Parental Grief and Prayer in the Middle Ages: Religious Coping in Swedish Miracle Stories

The Mother of Allegranzia Appealing to Saints Aimo and Vermondo to Save Her Child -c.1400

This article focuses on expressions of bereavement and religious coping in medieval miracle stories from Sweden.

Picturing Maternal Anxiety in the Miracle of the Jew of Bourges

2 scenes from the Miracle of the Jewish Boy from Bourges, Lincoln Cathedral (

During the middle ages, one of the most popular and most frequently illustrated Miracles of the Virgin Mary was the Miracle of the Jew of Bourges. According to the text of the miracle, the Virgin saves a young Jewish boy after his father throws him into a fiery oven upon learning he attended a Christian mass.

Medieval Parenting Advice

medieval family - Royal 17 F IV   f. 232  British Library

For as long as there have been children, there has been parental advice. This week, let’s take five minutes to look at two Middle English texts that deal with advice

‘There is more to the story than this, of course’: Character and Affect in Philippa Gregory’s The White Queen

The White Queen

Philippa Gregory has critiqued gendered representations of Elizabeth Woodville and has stated that her 2009 novel The White Queen fictionalises Woodville’s history with the aim of challenging such depictions.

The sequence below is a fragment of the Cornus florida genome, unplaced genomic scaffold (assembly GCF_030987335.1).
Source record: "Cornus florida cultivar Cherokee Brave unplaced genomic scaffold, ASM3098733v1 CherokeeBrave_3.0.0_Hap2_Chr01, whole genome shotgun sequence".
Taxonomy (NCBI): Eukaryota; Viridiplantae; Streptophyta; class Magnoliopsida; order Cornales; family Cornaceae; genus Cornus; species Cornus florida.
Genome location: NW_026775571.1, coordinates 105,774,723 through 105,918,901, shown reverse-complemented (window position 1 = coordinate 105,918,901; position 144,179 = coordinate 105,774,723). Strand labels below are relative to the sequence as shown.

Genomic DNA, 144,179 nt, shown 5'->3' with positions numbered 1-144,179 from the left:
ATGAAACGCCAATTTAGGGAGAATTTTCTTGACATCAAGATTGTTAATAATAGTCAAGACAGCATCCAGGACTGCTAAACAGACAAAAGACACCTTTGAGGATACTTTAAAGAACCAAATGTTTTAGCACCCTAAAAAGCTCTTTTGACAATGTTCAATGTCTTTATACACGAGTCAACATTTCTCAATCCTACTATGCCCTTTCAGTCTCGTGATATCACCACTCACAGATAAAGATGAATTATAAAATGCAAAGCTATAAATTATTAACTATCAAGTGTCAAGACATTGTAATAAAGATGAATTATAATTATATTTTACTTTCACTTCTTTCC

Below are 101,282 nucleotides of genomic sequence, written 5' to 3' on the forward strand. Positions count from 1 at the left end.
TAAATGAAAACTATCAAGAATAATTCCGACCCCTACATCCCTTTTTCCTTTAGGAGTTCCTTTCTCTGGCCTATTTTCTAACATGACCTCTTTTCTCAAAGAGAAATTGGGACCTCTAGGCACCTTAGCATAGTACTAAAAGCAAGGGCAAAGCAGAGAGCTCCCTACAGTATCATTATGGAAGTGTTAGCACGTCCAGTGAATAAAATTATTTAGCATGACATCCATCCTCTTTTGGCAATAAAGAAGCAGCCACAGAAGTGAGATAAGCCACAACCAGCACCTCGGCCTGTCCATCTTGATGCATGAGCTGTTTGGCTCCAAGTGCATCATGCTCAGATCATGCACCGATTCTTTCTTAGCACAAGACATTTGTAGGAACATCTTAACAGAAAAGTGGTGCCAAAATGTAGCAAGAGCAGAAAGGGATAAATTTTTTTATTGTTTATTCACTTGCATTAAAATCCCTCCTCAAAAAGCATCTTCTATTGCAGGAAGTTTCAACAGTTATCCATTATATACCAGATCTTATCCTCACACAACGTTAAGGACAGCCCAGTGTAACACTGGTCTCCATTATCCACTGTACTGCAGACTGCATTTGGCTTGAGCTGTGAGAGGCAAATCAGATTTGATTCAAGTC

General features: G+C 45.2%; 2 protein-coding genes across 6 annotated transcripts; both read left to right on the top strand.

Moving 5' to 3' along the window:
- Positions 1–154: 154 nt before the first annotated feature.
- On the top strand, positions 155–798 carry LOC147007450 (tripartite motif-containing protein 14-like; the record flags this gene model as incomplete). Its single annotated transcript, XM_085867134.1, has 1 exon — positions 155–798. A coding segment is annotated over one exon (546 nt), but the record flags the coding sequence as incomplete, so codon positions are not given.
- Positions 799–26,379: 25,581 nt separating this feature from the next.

Replacing the Father – Representing the Child: A Few Notes on the European History of Guardianship

medieval baptism

There are medieval European varieties of guardianship that is closely connected to feudal forms of power relations. In English feudal society, where inheritance practice was largely dominated by the principles of primogeniture, the oldest male heir of a deceased father would become the ward of the feudal guardian.

Kissing Cousins: Incest and Sex Change in Tristan de Nanteuil

Chansons de Geste

In this paper I re-examine Blanchandine‘s sex change in light of its relation to the issue of incest; as I will show, incest is directly related to the sex change and also punctuates the narrative at other points. Tristan de Nanteuil depicts two sexual and/or romantic relationships between cousins…

Royal and Magnate Bastards in the Later Middle Ages: The View from Scotland

Medieval Children

Theory and Practice in Scotland and Elsewhere Medieval Scotland’s law on bastardy is set out in the lawbook Regiam Majestatem (c.1320)…In England things were different, as Michael Hicks has demonstrated. Admittedly, English heraldic practice eventually followed the French, and the formula ‘X bastard of Y’ is occasionally found for magnates’ bastards.

CONFERENCES: Count Hugh of Troyes and the Crusading Nexus of Champagne

Image of the First Crusade

This is my summary of a paper given at the Institute of Historical Research at the University of London.

Blended and Extended Families in Carolingian Charters

medieval Carolingian charter - Charter of Clothilde

This is a summary of a paper on Carolingian charters and the relationship between step and blended families.